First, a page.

Comparison of Calcium and Barium Microcapsules as Scaffolds in the Development of Artificial Dermal Papillae.

Liu Y, Lin C, Zeng Y, Li H, Cai B, Huang K, Yuan Y, Li Y - Biomed Res Int (2016)

Structural stability microcapsules. Thousands each of DPC-Ba and DPC-Ca microcapsules were assessed by determining change in structural integrity under an inverted microscope at 10 and 60 min after being stirred in flask (a). Cells inside the fragmented Ca microcapsules escaped (b). Cells were retained inside the membrane of Ba microcapsules, even after fragmentation (c). 1 mL of Ba and Ca microcapsules of 400 μm diameter were injected through 7#, 9#, and 16# pinheads, and integrated microcapsules were counted under a phase-contrast microscope (d). (Bar = 100 μm.)
© Copyright Policy
Related In: Results  -  Collection

License
Show All Figures
getmorefigures.php?uid=PMC4829698&req=5

fig3: Structural stability microcapsules. Thousands each of DPC-Ba and DPC-Ca microcapsules were assessed by determining change in structural integrity under an inverted microscope at 10 and 60 min after being stirred in flask (a). Cells inside the fragmented Ca microcapsules escaped (b). Cells were retained inside the membrane of Ba microcapsules, even after fragmentation (c). 1 mL of Ba and Ca microcapsules of 400 μm diameter were injected through 7#, 9#, and 16# pinheads, and integrated microcapsules were counted under a phase-contrast microscope (d). (Bar = 100 μm.)
Mentions: The structural stability was significantly higher for Ba compared with Ca microcapsules during whisking and injection. The numbers of Ba and Ca microcapsules that retained structural integrity at 10 min were 84.8% and 73.2%, respectively (P < 0.05). At 60 min, their numbers were 36.3% and 12.0%, respectively (P < 0.01) (Figure 3(a)). The contents inside the Ca microcapsules escaped when fragmented (Figure 3(b)). However, the cells were retained within the membrane for Ba microcapsules, even after fragmentation (Figure 3(c)).

Bottom Line: A few large hair follicles were found.Barium microcapsules were superior to calcium microcapsules in structural and mechanical stability.Calcium microcapsules may provide an effective scaffold for the development of artificial dermal papilla.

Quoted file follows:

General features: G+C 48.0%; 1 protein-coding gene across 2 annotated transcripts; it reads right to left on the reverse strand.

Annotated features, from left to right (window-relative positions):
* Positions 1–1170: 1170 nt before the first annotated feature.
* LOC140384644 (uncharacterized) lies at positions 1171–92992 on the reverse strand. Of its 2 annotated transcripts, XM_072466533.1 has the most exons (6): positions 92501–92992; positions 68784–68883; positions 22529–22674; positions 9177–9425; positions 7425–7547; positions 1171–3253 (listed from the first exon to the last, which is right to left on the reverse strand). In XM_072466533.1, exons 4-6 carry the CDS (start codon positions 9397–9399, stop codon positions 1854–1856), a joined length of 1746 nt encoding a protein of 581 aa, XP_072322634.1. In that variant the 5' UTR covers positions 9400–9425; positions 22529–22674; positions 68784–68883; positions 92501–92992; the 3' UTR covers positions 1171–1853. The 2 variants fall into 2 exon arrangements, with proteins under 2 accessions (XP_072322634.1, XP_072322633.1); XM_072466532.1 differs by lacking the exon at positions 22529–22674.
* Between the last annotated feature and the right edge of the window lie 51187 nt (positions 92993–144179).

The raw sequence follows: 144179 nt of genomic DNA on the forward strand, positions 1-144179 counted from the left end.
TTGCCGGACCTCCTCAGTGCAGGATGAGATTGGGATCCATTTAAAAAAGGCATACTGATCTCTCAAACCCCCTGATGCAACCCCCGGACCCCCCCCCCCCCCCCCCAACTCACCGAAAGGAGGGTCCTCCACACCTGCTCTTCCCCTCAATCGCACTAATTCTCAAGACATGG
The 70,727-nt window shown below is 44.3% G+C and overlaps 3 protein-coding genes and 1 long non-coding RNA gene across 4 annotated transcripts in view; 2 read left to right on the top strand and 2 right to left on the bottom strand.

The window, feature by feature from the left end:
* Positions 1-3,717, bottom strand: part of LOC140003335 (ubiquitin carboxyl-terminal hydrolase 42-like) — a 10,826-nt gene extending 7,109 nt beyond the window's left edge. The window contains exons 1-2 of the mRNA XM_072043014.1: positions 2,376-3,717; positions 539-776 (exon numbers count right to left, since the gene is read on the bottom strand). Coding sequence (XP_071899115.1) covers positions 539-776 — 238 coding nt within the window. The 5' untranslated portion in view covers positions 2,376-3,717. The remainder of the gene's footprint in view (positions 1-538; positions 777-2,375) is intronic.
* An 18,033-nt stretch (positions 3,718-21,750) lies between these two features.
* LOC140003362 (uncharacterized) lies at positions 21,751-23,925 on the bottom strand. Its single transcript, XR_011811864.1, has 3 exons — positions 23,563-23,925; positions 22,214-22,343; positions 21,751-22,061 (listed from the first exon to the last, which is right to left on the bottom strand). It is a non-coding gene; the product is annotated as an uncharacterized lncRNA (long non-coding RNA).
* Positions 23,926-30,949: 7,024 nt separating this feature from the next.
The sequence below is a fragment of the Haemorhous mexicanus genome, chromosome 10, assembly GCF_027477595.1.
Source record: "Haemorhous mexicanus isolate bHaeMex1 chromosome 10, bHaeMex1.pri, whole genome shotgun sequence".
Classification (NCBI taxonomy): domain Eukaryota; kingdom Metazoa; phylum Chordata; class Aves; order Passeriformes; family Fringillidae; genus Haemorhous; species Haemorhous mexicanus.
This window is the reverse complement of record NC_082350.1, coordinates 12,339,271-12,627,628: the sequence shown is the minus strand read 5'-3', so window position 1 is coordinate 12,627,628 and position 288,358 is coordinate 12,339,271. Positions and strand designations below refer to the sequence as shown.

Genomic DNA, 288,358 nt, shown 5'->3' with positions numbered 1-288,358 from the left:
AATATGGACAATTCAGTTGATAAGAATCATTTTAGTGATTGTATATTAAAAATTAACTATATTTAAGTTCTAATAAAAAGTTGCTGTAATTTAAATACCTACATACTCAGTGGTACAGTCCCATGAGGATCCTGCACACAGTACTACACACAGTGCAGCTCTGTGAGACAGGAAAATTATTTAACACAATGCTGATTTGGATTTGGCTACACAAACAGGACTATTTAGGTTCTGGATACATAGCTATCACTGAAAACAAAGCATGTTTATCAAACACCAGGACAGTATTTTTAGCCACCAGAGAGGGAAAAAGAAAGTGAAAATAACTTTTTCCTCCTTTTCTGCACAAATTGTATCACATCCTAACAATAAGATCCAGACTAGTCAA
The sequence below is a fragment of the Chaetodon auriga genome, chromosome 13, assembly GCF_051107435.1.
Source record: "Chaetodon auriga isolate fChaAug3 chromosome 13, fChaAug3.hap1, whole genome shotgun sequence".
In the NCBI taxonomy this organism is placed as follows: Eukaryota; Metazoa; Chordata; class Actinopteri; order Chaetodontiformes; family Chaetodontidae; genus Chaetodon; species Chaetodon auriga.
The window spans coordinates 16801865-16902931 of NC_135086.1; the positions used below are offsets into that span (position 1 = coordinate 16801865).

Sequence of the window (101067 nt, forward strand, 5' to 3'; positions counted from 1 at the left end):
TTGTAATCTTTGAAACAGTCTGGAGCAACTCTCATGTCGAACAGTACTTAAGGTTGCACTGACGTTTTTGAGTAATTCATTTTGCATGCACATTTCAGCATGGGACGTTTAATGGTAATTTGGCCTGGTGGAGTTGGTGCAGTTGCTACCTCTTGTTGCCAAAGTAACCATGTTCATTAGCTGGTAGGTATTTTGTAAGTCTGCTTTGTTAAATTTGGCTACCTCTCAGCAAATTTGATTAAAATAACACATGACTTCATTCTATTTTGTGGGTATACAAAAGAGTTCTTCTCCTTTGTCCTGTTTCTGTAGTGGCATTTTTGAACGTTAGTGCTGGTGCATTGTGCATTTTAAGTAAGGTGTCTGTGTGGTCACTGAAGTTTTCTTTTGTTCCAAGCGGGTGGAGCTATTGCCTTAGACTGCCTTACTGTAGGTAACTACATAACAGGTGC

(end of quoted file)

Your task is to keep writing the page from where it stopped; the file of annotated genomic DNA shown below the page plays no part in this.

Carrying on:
View Article: PubMed Central - PubMed

Affiliation: Department of Histology and Embryology, Shantou University Medical College, Shantou, Guangdong 515000, China.

ABSTRACT
This study aimed to develop and evaluate barium and calcium microcapsules as candidates for scaffolding in artificial dermal papilla. Dermal papilla cells (DPCs) were isolated and cultured by one-step collagenase treatment. The DPC-Ba and DPC-Ca microcapsules were prepared by using a specially designed, high-voltage, electric-field droplet generator. Selected microcapsules were assessed for long-term inductive properties with xenotransplantation into Sprague-Dawley rat ears. Both barium and calcium microcapsules maintained xenogenic dermal papilla cells in an immunoisolated environment and induced the formation of hair follicle structures. Calcium microcapsules showed better biocompatibility, permeability, and cell viability in comparison with barium microcapsules. Before 18 weeks, calcium microcapsules gathered together, with no substantial immune response. After 32 weeks, some microcapsules were near inflammatory cells and wrapped with fiber. A few large hair follicles were found. Control samples showed no marked changes at the implantation site. Barium microcapsules were superior to calcium microcapsules in structural and mechanical stability. The cells encapsulated in hydrogel barium microcapsules exhibited higher short-term viability. This study established a model to culture DPCs in 3D culture conditions. Barium microcapsules may be useful in short-term transplantation study. Calcium microcapsules may provide an effective scaffold for the development of artificial dermal papilla.

No MeSH data available.


Related in: MedlinePlus